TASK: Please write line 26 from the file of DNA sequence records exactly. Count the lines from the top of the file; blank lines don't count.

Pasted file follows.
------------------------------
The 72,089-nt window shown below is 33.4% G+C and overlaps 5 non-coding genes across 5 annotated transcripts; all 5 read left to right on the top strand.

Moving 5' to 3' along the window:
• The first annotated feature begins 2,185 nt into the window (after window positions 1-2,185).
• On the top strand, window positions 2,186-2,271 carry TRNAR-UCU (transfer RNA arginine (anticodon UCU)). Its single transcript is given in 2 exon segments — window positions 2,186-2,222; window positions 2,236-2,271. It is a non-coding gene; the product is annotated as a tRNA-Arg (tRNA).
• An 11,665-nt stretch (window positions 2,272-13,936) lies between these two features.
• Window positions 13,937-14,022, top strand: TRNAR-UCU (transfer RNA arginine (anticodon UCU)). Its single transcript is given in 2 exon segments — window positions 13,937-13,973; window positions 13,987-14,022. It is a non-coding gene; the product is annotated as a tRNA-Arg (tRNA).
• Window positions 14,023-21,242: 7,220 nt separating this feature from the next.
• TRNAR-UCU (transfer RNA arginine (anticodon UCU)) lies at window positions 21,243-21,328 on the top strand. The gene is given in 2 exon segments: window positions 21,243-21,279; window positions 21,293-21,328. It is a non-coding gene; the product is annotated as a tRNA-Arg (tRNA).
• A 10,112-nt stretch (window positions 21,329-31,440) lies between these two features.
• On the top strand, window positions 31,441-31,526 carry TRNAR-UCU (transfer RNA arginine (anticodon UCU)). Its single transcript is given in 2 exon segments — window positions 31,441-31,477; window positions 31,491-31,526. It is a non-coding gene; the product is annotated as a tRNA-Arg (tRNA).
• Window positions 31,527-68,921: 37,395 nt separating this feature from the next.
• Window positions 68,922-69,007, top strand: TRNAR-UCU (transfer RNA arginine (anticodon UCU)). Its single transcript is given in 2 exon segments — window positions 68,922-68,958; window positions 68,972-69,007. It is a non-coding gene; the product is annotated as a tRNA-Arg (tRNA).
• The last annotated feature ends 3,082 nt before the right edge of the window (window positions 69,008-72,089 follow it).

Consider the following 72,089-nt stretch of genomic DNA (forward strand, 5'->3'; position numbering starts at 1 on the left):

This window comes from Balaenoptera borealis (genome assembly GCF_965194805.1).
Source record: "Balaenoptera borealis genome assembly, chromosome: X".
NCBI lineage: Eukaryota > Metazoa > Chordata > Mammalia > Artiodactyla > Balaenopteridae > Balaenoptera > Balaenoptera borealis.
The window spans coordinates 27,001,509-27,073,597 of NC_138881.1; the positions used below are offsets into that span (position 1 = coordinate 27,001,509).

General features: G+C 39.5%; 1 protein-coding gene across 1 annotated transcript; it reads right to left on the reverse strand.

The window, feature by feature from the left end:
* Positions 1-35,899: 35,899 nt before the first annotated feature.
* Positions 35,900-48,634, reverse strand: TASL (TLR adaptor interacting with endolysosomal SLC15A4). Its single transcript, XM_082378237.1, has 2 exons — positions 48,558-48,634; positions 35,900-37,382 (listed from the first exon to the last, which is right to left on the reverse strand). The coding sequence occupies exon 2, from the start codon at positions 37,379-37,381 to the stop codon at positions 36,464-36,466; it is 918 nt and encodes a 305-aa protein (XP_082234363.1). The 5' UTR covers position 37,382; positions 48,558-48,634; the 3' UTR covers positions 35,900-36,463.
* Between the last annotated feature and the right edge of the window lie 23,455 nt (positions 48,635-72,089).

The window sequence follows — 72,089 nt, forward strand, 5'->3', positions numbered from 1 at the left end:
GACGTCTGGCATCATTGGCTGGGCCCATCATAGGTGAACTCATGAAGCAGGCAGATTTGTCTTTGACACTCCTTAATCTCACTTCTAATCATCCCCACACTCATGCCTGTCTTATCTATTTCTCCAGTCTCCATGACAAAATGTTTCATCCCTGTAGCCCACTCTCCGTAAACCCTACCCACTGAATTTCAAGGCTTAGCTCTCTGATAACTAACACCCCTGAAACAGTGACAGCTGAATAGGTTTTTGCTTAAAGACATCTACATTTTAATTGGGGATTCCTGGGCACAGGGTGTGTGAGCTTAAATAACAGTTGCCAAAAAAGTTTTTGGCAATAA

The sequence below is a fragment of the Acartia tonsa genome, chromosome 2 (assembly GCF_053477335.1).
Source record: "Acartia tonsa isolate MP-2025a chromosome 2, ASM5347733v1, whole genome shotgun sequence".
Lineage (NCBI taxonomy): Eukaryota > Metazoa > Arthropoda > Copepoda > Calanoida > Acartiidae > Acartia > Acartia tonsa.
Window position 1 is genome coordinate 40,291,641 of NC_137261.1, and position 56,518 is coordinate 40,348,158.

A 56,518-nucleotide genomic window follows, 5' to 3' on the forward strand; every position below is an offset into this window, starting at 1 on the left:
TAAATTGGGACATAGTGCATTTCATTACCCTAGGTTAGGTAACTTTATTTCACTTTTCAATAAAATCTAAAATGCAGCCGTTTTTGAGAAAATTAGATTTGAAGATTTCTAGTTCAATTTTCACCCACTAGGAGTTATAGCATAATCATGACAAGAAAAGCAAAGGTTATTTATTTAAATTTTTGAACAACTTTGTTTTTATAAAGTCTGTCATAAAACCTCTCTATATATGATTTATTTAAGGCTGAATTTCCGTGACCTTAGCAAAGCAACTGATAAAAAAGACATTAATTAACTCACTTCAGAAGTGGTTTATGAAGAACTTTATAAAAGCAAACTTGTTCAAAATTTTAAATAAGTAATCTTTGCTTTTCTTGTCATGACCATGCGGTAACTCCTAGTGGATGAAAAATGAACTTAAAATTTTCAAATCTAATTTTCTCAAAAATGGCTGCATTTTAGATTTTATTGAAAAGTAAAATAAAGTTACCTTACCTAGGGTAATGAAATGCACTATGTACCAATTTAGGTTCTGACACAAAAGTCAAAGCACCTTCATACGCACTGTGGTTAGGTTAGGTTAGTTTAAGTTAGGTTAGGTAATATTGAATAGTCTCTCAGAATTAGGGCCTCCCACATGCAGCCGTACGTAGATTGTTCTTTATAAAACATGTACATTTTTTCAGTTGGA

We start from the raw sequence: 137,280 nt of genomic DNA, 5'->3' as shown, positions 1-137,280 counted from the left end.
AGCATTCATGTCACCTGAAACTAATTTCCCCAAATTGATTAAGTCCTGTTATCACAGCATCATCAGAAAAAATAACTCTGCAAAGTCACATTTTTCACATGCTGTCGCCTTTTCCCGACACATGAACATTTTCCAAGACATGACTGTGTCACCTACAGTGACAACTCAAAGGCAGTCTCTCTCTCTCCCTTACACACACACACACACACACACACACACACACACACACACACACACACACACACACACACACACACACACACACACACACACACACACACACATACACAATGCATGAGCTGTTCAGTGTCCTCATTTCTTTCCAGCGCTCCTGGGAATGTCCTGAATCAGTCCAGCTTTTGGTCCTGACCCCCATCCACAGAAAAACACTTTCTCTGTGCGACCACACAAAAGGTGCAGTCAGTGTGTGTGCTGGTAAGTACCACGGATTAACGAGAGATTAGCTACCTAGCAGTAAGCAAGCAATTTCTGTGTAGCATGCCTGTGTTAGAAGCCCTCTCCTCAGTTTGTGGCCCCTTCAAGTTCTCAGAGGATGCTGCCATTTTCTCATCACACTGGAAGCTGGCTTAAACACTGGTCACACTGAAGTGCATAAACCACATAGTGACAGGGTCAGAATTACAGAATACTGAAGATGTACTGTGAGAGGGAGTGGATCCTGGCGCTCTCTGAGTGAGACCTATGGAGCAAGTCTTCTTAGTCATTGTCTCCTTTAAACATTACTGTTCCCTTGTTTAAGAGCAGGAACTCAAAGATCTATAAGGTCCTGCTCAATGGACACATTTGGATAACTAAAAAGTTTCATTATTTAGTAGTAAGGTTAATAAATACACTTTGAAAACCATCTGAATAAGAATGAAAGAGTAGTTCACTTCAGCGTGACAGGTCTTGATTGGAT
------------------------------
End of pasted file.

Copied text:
The sequence below is a fragment of the Acartia tonsa genome, chromosome 2 (assembly GCF_053477335.1).